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Mayor protests fees paid to county for inmates

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By Travis Jenkins

Chester Mayor George W. Caldwell had nothing to say during Monday’s meeting of Chester City Council regarding the increased fees municipalities are now paying to the county for housing inmates. Citizen George W. Caldwell had a lot to say.

In 2017, Chester County Council approved a massive increase in the fee, which had not been adjusted for inflation or rising costs in more than 25 years. The old cost of $4.80 a day obviously did not cover the real costs incurred by the county for housing and feeding inmates. That cost was raised to $52.50 per-day. Chester County Councilman Alex Oliphant said that cost was a bargain compared to the alternative that municipalities might have, which would largely be limited to building and maintaining their own jails.

Still, the jump in cost was not well-received by the county’s municipalities. Fort Lawn Mayor John Rumford called the price hike “short-sighted” and Chester City Council has discussed the issue on many occasions. The consensus from that body is that the fees increased too much, too fast. At Monday’s meeting of Chester City Council, the matter was listed both as an item in open session and as a legal discussion in executive session. Before getting to either the open or closed door discussions of the matter, though, Caldwell actually signed up to speak during the citizen’s forum that begins each meeting. He briefly left the council dais and walked down to the lectern from which citizens would normally speak. He made clear at the outset that he was giving his personal views on the matter as a tax-paying citizen and not in his official capacity as mayor.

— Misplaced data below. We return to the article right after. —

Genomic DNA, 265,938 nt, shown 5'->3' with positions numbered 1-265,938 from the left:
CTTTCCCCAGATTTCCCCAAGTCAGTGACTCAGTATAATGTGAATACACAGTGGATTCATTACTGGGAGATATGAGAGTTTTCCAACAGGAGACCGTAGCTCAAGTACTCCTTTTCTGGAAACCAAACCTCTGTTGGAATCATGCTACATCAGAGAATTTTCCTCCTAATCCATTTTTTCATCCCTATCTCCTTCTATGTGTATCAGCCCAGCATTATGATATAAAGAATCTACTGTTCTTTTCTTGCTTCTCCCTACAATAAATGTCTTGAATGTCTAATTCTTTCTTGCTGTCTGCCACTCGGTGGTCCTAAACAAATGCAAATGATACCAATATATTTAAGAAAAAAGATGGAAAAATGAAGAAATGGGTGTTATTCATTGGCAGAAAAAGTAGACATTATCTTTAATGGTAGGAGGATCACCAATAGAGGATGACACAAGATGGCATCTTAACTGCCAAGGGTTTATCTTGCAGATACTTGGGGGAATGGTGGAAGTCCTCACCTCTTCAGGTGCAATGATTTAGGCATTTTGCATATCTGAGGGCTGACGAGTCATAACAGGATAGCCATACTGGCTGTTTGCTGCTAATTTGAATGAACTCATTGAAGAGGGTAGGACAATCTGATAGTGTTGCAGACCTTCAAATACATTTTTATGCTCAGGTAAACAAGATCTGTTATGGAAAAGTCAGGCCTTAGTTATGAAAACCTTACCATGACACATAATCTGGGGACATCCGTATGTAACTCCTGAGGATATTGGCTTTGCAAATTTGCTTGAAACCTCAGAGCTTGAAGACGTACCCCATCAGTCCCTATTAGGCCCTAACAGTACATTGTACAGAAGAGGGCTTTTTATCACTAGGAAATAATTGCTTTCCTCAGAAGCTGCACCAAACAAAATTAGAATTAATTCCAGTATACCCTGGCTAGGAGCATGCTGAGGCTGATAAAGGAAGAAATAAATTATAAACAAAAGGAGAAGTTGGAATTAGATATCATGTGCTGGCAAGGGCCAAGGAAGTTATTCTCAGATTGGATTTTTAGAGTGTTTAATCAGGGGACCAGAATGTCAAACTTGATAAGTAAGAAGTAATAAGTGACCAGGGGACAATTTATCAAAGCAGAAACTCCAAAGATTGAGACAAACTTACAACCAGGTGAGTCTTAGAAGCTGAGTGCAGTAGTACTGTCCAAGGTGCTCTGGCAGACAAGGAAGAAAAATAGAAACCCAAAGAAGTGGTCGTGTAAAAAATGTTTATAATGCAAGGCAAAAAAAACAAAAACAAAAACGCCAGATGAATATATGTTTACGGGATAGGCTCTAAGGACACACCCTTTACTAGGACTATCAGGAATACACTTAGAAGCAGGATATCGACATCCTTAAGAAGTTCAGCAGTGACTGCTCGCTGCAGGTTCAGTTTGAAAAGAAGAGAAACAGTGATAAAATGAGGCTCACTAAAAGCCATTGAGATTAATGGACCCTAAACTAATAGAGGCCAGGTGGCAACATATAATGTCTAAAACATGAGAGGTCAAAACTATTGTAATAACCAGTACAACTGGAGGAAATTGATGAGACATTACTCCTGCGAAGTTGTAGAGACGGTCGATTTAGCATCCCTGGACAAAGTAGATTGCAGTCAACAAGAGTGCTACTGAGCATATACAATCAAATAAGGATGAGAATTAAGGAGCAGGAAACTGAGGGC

“That is our jail too,” he said.

Caldwell expounded, noting that the tax dollars of city residents helped pay for the jail and also pay a large portion of the costs of day-to-day operations at the facility. He said it was grossly unfair then for the city to then have to pay a high cost for the housing of inmates on top of that.

“That would be called double taxation. Why should we have to pay fees when we already pay money into the county budget?” he asked.

The council actually removed the open-session discussion of the matter but did discuss it behind closed doors. Afterwards, the council voted unanimously (though Caldwell had left by that time) to give City Administrator Stephanie Guy-Jackson “authority to continue to compile information on inmate fees.”